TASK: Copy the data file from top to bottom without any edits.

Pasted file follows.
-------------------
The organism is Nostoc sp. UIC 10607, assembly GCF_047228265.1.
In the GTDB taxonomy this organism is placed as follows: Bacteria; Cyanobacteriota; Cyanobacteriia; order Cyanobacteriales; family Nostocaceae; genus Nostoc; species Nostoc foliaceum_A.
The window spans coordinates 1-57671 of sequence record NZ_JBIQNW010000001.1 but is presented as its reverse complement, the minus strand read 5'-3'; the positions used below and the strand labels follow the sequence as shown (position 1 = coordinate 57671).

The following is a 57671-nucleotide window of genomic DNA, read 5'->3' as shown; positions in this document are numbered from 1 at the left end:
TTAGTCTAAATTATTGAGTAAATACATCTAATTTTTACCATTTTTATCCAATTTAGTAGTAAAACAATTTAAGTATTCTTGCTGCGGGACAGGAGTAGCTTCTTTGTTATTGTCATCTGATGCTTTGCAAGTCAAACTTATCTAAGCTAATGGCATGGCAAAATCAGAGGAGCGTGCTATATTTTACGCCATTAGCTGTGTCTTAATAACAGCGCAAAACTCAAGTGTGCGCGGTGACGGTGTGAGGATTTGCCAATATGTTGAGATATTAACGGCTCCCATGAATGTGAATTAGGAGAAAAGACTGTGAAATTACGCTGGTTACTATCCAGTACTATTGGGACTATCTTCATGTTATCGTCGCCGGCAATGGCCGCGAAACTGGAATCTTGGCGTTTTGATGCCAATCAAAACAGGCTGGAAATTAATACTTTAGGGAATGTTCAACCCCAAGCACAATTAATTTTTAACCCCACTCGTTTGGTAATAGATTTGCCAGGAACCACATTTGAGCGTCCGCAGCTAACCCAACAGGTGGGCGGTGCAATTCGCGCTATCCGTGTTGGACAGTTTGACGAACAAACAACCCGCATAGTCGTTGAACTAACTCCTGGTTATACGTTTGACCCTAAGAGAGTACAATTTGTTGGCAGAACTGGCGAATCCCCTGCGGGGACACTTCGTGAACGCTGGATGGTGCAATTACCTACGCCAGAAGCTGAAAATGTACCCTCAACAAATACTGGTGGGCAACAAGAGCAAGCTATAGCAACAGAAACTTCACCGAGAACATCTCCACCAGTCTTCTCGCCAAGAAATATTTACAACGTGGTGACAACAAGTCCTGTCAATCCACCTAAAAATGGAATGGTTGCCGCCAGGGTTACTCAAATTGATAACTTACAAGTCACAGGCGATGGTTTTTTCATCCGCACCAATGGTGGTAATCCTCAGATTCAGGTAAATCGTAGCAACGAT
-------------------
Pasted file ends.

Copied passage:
The organism is Nostoc sp. UIC 10607, assembly GCF_047228265.1.
In the GTDB taxonomy this organism is placed as follows: Bacteria; Cyanobacteriota; Cyanobacteriia; order Cyanobacteriales; family Nostocaceae; genus Nostoc; species Nostoc foliaceum_A.
The window spans coordinates 1-57671 of sequence record NZ_JBIQNW010000001.1 but is presented as its reverse complement, the minus strand read 5'-3'; the positions used below and the strand labels follow the sequence as shown (position 1 = coordinate 57671).

The following is a 57671-nucleotide window of genomic DNA, read 5'->3' as shown; positions in this document are numbered from 1 at the left end:
TTAGTCTAAATTATTGAGTAAATACATCTAATTTTTACCATTTTTATCCAATTTAGTAGTAAAACAATTTAAGTATTCTTGCTGCGGGACAGGAGTAGCTTCTTTGTTATTGTCATCTGATGCTTTGCAAGTCAAACTTATCTAAGCTAATGGCATGGCAAAATCAGAGGAGCGTGCTATATTTTACGCCATTAGCTGTGTCTTAATAACAGCGCAAAACTCAAGTGTGCGCGGTGACGGTGTGAGGATTTGCCAATATGTTGAGATATTAACGGCTCCCATGAATGTGAATTAGGAGAAAAGACTGTGAAATTACGCTGGTTACTATCCAGTACTATTGGGACTATCTTCATGTTATCGTCGCCGGCAATGGCCGCGAAACTGGAATCTTGGCGTTTTGATGCCAATCAAAACAGGCTGGAAATTAATACTTTAGGGAATGTTCAACCCCAAGCACAATTAATTTTTAACCCCACTCGTTTGGTAATAGATTTGCCAGGAACCACATTTGAGCGTCCGCAGCTAACCCAACAGGTGGGCGGTGCAATTCGCGCTATCCGTGTTGGACAGTTTGACGAACAAACAACCCGCATAGTCGTTGAACTAACTCCTGGTTATACGTTTGACCCTAAGAGAGTACAATTTGTTGGCAGAACTGGCGAATCCCCTGCGGGGACACTTCGTGAACGCTGGATGGTGCAATTACCTACGCCAGAAGCTGAAAATGTACCCTCAACAAATACTGGTGGGCAACAAGAGCAAGCTATAGCAACAGAAACTTCACCGAGAACATCTCCACCAGTCTTCTCGCCAAGAAATATTTACAACGTGGTGACAACAAGTCCTGTCAATCCACCTAAAAATGGAATGGTTGCCGCCAGGGTTACTCAAATTGATAACTTACAAGTCACAGGCGATGGTTTTTTCATCCGCACCAATGGTGGTAATCCTCAGATTCAGGTAAATCGTAGCAACGAT